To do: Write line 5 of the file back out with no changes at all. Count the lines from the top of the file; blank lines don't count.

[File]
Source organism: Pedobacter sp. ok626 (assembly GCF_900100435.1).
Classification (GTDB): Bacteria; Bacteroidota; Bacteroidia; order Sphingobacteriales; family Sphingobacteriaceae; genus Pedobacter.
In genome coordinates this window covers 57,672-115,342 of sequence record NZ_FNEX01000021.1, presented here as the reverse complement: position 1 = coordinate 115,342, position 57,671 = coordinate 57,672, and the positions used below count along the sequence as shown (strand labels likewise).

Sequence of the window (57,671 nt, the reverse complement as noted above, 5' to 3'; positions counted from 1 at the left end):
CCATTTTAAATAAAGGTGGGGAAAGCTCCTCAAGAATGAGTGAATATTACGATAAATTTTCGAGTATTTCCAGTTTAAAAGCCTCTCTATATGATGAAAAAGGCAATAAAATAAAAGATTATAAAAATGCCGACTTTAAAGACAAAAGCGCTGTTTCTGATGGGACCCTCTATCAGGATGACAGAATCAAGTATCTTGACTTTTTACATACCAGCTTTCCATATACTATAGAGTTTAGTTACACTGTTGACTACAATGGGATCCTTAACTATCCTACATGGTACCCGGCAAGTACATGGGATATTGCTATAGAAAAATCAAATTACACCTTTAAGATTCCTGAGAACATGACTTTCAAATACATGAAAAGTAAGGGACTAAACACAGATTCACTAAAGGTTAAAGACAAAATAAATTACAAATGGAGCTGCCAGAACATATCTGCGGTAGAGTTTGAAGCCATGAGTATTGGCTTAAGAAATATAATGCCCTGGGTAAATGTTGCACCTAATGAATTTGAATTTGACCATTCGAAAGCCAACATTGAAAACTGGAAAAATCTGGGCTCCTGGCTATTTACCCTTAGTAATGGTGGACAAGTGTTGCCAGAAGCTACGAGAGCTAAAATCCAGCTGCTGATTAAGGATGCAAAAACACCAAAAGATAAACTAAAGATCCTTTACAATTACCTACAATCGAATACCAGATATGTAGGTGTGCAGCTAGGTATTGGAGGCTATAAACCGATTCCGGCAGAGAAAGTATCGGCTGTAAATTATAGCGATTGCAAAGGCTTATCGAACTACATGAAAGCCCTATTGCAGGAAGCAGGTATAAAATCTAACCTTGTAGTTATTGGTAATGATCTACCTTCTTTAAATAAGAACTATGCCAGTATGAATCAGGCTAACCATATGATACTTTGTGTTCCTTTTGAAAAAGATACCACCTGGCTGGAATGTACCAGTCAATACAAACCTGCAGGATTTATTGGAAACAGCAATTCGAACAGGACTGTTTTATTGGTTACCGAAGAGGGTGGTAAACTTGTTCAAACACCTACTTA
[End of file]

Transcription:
CCATTTTAAATAAAGGTGGGGAAAGCTCCTCAAGAATGAGTGAATATTACGATAAATTTTCGAGTATTTCCAGTTTAAAAGCCTCTCTATATGATGAAAAAGGCAATAAAATAAAAGATTATAAAAATGCCGACTTTAAAGACAAAAGCGCTGTTTCTGATGGGACCCTCTATCAGGATGACAGAATCAAGTATCTTGACTTTTTACATACCAGCTTTCCATATACTATAGAGTTTAGTTACACTGTTGACTACAATGGGATCCTTAACTATCCTACATGGTACCCGGCAAGTACATGGGATATTGCTATAGAAAAATCAAATTACACCTTTAAGATTCCTGAGAACATGACTTTCAAATACATGAAAAGTAAGGGACTAAACACAGATTCACTAAAGGTTAAAGACAAAATAAATTACAAATGGAGCTGCCAGAACATATCTGCGGTAGAGTTTGAAGCCATGAGTATTGGCTTAAGAAATATAATGCCCTGGGTAAATGTTGCACCTAATGAATTTGAATTTGACCATTCGAAAGCCAACATTGAAAACTGGAAAAATCTGGGCTCCTGGCTATTTACCCTTAGTAATGGTGGACAAGTGTTGCCAGAAGCTACGAGAGCTAAAATCCAGCTGCTGATTAAGGATGCAAAAACACCAAAAGATAAACTAAAGATCCTTTACAATTACCTACAATCGAATACCAGATATGTAGGTGTGCAGCTAGGTATTGGAGGCTATAAACCGATTCCGGCAGAGAAAGTATCGGCTGTAAATTATAGCGATTGCAAAGGCTTATCGAACTACATGAAAGCCCTATTGCAGGAAGCAGGTATAAAATCTAACCTTGTAGTTATTGGTAATGATCTACCTTCTTTAAATAAGAACTATGCCAGTATGAATCAGGCTAACCATATGATACTTTGTGTTCCTTTTGAAAAAGATACCACCTGGCTGGAATGTACCAGTCAATACAAACCTGCAGGATTTATTGGAAACAGCAATTCGAACAGGACTGTTTTATTGGTTACCGAAGAGGGTGGTAAACTTGTTCAAACACCTACTTA